Micro-Flyfishing, Part 3

The joy and satisfaction to be found in small stream fishing is dependent on the energy you put into it. There’s nothing mystical in the process. Sure, frustration is a part of the game, but what pursuit, what challenge in life, is lacking this element to some degree? Tiny streams are always a challenge to fish, but their challenge overcome is easily worth the time and energy involved.

Focus on the pay-offs here: in all likelihood you’ll have solitude and beauty for surroundings. Your labors in the angling microcosm will unveil a whole new sense of exploration and adventure. Actually, your pursuit of small native trout, or of wild fishes in general, will be looked upon as “fun.” Other people won’t be viewing you as having fun because you’ll be alone, or in enough seclusion that a fishing partner probably won’t see you land that rare, big fish, the one that puts a grin on your face and makes an indelible impression on your memory bank.

In micro-flyfishing you adapt your expectations to meet the small and beautiful. As you adapt and change your expectations from the usual, and as you catch and release six and seven-inch native trout with micro-tackle, you’ll begin to see the silken and multi-hued skins of fish as a form of living poetry. They’re like the textures and aromas of the varied plants and animals surrounding you on the stream.

As you bore deeply into the world of small stream trout, the wildness that surrounds you keeps the body tuned and balanced. When a nine or 10-inch trout rises from a plunge-pool of a five-foot waterfall, you’ve hooked a relative monster. When you hook a rare 17-inch brown in such a pool (or from another totally unexpected site) the micro-realm is suddenly massive!

You’ve discovered a little world of your own. No, you haven’t escaped from the reality of seven billion human souls, but very few others have ventured this far from the road or path, and that feels pretty damn good.

About rivertoprambles

Welcome to Rivertop Rambles. This is my blog about the headwaters country-far afield or close to home. I've been a fly-fisher, birder, and naturalist for most of my adult life. I've also written poetry and natural history books for thirty years. In Rambles I will mostly reflect on the backcountry of my Allegheny foothills in the northern tier of Pennsylvania and the southern tier of New York State. Sometimes I'll write about the wilderness in distant states, or of the wild places in the human soul. Other times I'll just reflect on the domestic life outdoors. In any case, I hope you enjoy. Let's ramble!
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10 Responses to Micro-Flyfishing, Part 3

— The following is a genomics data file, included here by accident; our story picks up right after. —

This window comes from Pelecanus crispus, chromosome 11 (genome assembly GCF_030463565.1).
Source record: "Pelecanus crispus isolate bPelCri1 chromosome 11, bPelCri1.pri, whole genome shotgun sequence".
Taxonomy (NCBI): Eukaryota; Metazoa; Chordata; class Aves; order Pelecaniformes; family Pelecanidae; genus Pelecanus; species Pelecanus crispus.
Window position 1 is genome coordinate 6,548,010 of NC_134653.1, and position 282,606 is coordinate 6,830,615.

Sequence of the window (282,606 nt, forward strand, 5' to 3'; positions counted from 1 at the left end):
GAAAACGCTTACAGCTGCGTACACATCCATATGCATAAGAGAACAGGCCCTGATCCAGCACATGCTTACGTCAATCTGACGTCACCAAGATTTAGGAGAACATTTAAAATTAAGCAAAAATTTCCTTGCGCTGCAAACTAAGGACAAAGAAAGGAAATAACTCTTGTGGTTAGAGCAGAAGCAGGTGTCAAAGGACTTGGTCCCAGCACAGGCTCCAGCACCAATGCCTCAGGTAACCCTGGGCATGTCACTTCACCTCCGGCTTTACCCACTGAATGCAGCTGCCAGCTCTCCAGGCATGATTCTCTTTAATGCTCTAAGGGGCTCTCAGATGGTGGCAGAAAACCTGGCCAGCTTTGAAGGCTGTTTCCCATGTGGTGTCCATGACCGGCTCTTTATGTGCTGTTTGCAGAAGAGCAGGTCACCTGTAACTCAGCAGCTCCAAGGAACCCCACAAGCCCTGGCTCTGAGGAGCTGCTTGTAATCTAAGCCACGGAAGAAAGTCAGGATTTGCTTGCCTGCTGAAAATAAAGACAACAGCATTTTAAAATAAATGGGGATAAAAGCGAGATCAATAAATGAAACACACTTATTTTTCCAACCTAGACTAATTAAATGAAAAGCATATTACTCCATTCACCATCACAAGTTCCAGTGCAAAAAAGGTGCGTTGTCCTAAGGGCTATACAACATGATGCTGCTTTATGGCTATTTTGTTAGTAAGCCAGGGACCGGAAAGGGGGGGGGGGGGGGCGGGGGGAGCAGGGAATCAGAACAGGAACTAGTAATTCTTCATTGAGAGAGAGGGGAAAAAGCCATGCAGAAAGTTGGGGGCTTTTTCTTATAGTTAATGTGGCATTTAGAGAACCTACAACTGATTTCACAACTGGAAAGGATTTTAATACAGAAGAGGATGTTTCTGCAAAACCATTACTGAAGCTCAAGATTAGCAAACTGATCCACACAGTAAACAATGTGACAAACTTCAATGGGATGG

1. janusik4341 says:

    Nicely written. Good view points as a beginner fly fisherman I am looking for those area.

    • Thank you! Look for these streams in the headwater regions of our trout rivers and most anywhere else where little feeders enter the main flows. Fishing guidebooks and topographic maps and tackle shops can be very useful resources.

  2. Luis says:

    I would like to hear about the equipment & the flies from you!!

  3. Luis,
    Check out Part 1 of this series for a basic intro on equipment and flies for this kind of fishing. Short limber fly rods with floating line and a tapered leader no longer than the rod work best. Attractor fly patterns, terrestrial patterns, beadhead nymphs, streamers, etc. can be good at times. If you have specific questions on anything, I’d be happy to try answering them.

  4. thosnut says:

    Nice story. Small streams are often overlooked, but they do hold many treasures for those who are willing to endure its hardships. That’s my kind of fishing 🙂

  5. Thosnut,
    Small streams hold treasures for those willing to accept their challenges. They can be addicting, too, in a healthy way, of course. Thanks for reading and commenting!

  6. Mel says:

    Well, Walt, all I can say is “Bravo”. Another informative post on small stream intricacies. I am so tempted to get off the beaten path and fish “quiet” water.

    • Thank you, Mel. As you know, each season presents a rather small window of opportunity to fish this kind of water. Here, that window has been open a little longer than usual, so I’ve been jumping at the chance. I know you’ve been busy of late, but I hope those opportunities remain open out your way (a great fishing region, as I recall). Good luck!


  7. Ken G says:

    My sentiments exactly Walt while I wander small streams here in Illinois for smallies. With near drought conditions, I’ve had go back off on a couple. Fishing them now would be a form of torture for the fish. Can’t bring myself to do it.

    • Ken, Sounds as though your region is in more of a drought than we’re in here. Didn’t know that. Our streams are still looking pretty good from all the rain that started back in April. I wish that our western and southwestern states could share in some of it.


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